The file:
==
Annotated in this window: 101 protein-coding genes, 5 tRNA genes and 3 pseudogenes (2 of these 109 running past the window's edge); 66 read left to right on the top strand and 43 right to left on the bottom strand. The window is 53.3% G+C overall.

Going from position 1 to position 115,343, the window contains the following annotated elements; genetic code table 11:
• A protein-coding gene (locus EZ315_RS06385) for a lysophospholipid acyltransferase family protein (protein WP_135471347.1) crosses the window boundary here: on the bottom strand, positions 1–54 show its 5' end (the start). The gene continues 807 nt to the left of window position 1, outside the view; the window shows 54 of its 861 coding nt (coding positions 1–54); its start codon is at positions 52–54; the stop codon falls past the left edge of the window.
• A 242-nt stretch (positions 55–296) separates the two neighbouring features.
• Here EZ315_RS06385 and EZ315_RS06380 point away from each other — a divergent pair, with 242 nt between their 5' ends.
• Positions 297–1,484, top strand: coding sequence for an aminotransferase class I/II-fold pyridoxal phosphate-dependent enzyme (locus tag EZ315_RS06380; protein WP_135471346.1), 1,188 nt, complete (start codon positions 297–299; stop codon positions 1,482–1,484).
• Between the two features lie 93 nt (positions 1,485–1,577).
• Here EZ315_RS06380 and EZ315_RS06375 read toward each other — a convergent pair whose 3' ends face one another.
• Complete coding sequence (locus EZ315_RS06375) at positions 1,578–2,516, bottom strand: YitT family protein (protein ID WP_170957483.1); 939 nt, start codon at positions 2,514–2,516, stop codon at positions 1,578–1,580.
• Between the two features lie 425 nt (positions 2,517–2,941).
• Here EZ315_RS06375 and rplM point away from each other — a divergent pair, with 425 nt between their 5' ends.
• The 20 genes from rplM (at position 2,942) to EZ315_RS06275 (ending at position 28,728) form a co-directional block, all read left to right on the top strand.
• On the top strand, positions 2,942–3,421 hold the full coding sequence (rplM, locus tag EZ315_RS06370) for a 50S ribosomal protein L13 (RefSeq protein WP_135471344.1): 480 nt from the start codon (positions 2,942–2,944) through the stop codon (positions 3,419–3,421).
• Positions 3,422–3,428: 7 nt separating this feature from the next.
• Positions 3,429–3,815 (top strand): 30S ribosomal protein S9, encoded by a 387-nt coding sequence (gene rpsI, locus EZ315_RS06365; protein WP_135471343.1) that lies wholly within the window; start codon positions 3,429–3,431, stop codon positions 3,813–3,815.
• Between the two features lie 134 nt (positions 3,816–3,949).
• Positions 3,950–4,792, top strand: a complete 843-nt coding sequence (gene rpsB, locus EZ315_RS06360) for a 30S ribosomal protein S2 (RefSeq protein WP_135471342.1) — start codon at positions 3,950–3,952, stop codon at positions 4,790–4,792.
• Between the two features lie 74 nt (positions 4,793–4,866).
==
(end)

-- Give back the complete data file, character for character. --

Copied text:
Annotated in this window: 101 protein-coding genes, 5 tRNA genes and 3 pseudogenes (2 of these 109 running past the window's edge); 66 read left to right on the top strand and 43 right to left on the bottom strand. The window is 53.3% G+C overall.

Going from position 1 to position 115,343, the window contains the following annotated elements; genetic code table 11:
• A protein-coding gene (locus EZ315_RS06385) for a lysophospholipid acyltransferase family protein (protein WP_135471347.1) crosses the window boundary here: on the bottom strand, positions 1–54 show its 5' end (the start). The gene continues 807 nt to the left of window position 1, outside the view; the window shows 54 of its 861 coding nt (coding positions 1–54); its start codon is at positions 52–54; the stop codon falls past the left edge of the window.
• A 242-nt stretch (positions 55–296) separates the two neighbouring features.
• Here EZ315_RS06385 and EZ315_RS06380 point away from each other — a divergent pair, with 242 nt between their 5' ends.
• Positions 297–1,484, top strand: coding sequence for an aminotransferase class I/II-fold pyridoxal phosphate-dependent enzyme (locus tag EZ315_RS06380; protein WP_135471346.1), 1,188 nt, complete (start codon positions 297–299; stop codon positions 1,482–1,484).
• Between the two features lie 93 nt (positions 1,485–1,577).
• Here EZ315_RS06380 and EZ315_RS06375 read toward each other — a convergent pair whose 3' ends face one another.
• Complete coding sequence (locus EZ315_RS06375) at positions 1,578–2,516, bottom strand: YitT family protein (protein ID WP_170957483.1); 939 nt, start codon at positions 2,514–2,516, stop codon at positions 1,578–1,580.
• Between the two features lie 425 nt (positions 2,517–2,941).
• Here EZ315_RS06375 and rplM point away from each other — a divergent pair, with 425 nt between their 5' ends.
• The 20 genes from rplM (at position 2,942) to EZ315_RS06275 (ending at position 28,728) form a co-directional block, all read left to right on the top strand.
• On the top strand, positions 2,942–3,421 hold the full coding sequence (rplM, locus tag EZ315_RS06370) for a 50S ribosomal protein L13 (RefSeq protein WP_135471344.1): 480 nt from the start codon (positions 2,942–2,944) through the stop codon (positions 3,419–3,421).
• Positions 3,422–3,428: 7 nt separating this feature from the next.
• Positions 3,429–3,815 (top strand): 30S ribosomal protein S9, encoded by a 387-nt coding sequence (gene rpsI, locus EZ315_RS06365; protein WP_135471343.1) that lies wholly within the window; start codon positions 3,429–3,431, stop codon positions 3,813–3,815.
• Between the two features lie 134 nt (positions 3,816–3,949).
• Positions 3,950–4,792, top strand: a complete 843-nt coding sequence (gene rpsB, locus EZ315_RS06360) for a 30S ribosomal protein S2 (RefSeq protein WP_135471342.1) — start codon at positions 3,950–3,952, stop codon at positions 4,790–4,792.
• Between the two features lie 74 nt (positions 4,793–4,866).